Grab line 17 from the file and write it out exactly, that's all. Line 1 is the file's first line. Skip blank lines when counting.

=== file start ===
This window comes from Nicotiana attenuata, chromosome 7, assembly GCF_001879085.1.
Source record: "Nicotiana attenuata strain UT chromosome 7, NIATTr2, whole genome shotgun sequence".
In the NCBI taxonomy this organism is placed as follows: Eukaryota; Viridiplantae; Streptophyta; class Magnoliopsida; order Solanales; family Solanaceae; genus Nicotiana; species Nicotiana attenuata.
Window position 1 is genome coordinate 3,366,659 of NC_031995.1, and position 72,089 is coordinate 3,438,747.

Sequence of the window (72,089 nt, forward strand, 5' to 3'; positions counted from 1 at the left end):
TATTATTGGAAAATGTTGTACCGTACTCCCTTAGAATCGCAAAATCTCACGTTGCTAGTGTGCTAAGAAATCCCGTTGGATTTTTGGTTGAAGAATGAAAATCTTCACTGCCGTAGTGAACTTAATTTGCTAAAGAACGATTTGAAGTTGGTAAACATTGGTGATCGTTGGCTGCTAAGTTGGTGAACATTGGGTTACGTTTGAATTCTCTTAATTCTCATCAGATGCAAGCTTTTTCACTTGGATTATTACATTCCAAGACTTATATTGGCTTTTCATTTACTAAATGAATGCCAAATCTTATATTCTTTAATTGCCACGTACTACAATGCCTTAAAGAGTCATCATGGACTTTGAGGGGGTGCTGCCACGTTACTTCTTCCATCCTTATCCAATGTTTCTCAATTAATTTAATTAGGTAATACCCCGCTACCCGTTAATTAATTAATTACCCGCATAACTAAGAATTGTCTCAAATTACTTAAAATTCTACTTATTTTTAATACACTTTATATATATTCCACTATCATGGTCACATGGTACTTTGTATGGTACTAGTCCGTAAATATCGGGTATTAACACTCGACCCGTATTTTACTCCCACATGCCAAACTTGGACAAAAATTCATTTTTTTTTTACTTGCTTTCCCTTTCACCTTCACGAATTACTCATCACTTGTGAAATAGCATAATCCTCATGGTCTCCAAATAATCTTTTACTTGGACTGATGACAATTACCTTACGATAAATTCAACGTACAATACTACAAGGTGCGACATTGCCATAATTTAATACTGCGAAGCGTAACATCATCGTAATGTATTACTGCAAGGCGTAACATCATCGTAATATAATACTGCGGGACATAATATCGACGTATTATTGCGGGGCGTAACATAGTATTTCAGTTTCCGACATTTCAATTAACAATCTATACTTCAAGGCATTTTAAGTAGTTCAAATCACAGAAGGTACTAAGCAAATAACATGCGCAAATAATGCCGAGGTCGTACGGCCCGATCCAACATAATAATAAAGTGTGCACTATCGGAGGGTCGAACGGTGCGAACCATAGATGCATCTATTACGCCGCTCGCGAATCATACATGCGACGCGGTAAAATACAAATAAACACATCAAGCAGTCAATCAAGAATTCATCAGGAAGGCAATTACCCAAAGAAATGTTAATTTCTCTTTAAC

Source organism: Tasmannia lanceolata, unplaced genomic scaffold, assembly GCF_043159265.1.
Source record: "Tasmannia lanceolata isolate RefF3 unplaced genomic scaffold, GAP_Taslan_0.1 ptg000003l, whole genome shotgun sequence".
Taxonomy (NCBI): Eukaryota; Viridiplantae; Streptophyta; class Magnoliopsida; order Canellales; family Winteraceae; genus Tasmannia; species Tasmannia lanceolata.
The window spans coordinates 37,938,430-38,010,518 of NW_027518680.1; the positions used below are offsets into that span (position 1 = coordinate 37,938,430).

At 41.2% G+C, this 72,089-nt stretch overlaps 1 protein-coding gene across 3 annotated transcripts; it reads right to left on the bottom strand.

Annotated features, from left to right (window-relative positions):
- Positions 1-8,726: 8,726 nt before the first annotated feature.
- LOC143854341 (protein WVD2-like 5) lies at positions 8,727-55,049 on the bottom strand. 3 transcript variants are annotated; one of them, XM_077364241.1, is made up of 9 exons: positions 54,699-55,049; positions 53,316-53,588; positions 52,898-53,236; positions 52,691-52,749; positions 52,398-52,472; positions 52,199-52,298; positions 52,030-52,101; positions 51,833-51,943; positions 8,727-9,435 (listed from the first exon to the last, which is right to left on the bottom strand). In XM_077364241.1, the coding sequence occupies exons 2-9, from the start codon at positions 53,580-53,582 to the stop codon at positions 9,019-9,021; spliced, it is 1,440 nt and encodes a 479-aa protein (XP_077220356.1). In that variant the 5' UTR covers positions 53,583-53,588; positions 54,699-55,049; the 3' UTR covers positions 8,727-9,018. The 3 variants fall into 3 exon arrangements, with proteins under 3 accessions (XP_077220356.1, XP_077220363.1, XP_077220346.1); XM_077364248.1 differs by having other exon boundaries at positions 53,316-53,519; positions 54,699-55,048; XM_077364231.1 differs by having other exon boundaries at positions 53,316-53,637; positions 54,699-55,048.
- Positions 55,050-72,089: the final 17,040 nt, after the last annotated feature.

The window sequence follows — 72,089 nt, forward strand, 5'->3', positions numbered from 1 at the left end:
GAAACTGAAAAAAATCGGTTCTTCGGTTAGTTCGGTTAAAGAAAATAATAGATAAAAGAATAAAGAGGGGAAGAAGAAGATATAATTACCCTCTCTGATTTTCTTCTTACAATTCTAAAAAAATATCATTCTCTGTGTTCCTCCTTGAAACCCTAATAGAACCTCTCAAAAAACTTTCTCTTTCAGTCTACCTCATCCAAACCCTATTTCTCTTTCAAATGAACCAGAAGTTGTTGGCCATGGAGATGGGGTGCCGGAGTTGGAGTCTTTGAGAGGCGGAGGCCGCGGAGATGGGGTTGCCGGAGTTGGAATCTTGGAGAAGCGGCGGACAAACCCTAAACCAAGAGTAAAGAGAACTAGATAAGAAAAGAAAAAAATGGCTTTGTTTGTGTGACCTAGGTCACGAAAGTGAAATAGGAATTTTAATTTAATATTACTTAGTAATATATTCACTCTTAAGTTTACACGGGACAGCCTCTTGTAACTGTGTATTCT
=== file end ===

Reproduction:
GAAACTGAAAAAAATCGGTTCTTCGGTTAGTTCGGTTAAAGAAAATAATAGATAAAAGAATAAAGAGGGGAAGAAGAAGATATAATTACCCTCTCTGATTTTCTTCTTACAATTCTAAAAAAATATCATTCTCTGTGTTCCTCCTTGAAACCCTAATAGAACCTCTCAAAAAACTTTCTCTTTCAGTCTACCTCATCCAAACCCTATTTCTCTTTCAAATGAACCAGAAGTTGTTGGCCATGGAGATGGGGTGCCGGAGTTGGAGTCTTTGAGAGGCGGAGGCCGCGGAGATGGGGTTGCCGGAGTTGGAATCTTGGAGAAGCGGCGGACAAACCCTAAACCAAGAGTAAAGAGAACTAGATAAGAAAAGAAAAAAATGGCTTTGTTTGTGTGACCTAGGTCACGAAAGTGAAATAGGAATTTTAATTTAATATTACTTAGTAATATATTCACTCTTAAGTTTACACGGGACAGCCTCTTGTAACTGTGTATTCT